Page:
Self-Dealing Executrix Breached Her Fiduciary Duties

IMO the Estate of Helen L. Rose, Folio F01052012HLR-K (July 9, 2019)

       In this case, in the context of exceptions to a first and final accounting for an estate, the Court recommended a finding that the executrix breached her fiduciary duties to the estate by engaging in self-dealing in selling assets of the estate to herself.  Finally, as a result of this self-dealing, the Master recommended significant fee shifting.

       Following the decedent’s death in 2012, pursuant to the decedent’s Last Will and Testament, the executrix attempted to sell certain real property located in Smyrna.   The property was originally listed at $129,000, and was identified in the estate’s inventory as having a value of $120,000. Due to a variety of issues, however, it never sold.  Ultimately, the executrix sold the property to herself for only $80,000.

       The Master reasoned that the executrix had engaged in self-dealing.  Under Delaware law, such a transaction is voidable unless the executrix can show (1) the fairness of the transaction and (2) the consent of the other beneficiaries.  The executrix here could demonstrate neither.  Due to the extremely reduced sale price,  the transaction was not fair,.  And only one of the other six beneficiaries even knew about the transaction, and therefore consent could not be demonstrated.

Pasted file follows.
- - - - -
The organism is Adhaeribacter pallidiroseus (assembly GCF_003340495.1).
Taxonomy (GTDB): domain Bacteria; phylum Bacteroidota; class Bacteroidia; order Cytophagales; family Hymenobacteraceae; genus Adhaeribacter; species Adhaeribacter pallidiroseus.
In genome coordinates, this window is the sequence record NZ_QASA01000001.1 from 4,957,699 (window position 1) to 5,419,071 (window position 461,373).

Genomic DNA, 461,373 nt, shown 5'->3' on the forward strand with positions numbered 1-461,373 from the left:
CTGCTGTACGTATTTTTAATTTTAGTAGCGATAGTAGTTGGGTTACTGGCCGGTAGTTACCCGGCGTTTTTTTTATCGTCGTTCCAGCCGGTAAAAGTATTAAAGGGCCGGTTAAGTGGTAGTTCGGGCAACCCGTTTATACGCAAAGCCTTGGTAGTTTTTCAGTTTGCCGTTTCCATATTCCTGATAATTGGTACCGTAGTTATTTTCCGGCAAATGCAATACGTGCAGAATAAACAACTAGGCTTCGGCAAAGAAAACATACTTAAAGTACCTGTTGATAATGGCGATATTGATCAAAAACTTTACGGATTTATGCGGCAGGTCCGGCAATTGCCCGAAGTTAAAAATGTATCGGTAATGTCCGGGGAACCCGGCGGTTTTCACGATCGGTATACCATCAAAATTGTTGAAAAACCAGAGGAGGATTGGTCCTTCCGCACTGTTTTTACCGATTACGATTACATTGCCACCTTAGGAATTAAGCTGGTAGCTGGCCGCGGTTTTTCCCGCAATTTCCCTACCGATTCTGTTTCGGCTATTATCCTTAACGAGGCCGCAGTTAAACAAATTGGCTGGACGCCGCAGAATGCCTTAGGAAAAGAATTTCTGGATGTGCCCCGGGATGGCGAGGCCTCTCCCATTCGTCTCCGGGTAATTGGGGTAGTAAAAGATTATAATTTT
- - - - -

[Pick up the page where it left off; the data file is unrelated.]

The Master granted relief as follows:  for Patricia to refund the estate $48,000, or to have the sale of the property voided.

       The Master also considered the question of who should pay the attorneys’ fees for each side.  Because the Master was recommending a finding that the executrix self-dealt, she was not entitled to reimbursement from the estate—rather, she would be required to pay her own fees.  And, the Master recommended that she be required to pay the exceptants’ fees, given the benefit they had produced to the estate.

       This case illustrates the importance of executors and executrixes to cautiously exercise their rights in acquiring property—whether real or otherwise—from the estate without first considering their fiduciary duties to all of the beneficiaries under the testamentary documents. 


Associate Kate Mahoney
Gordon, Fournaris & Mammarella, P.A.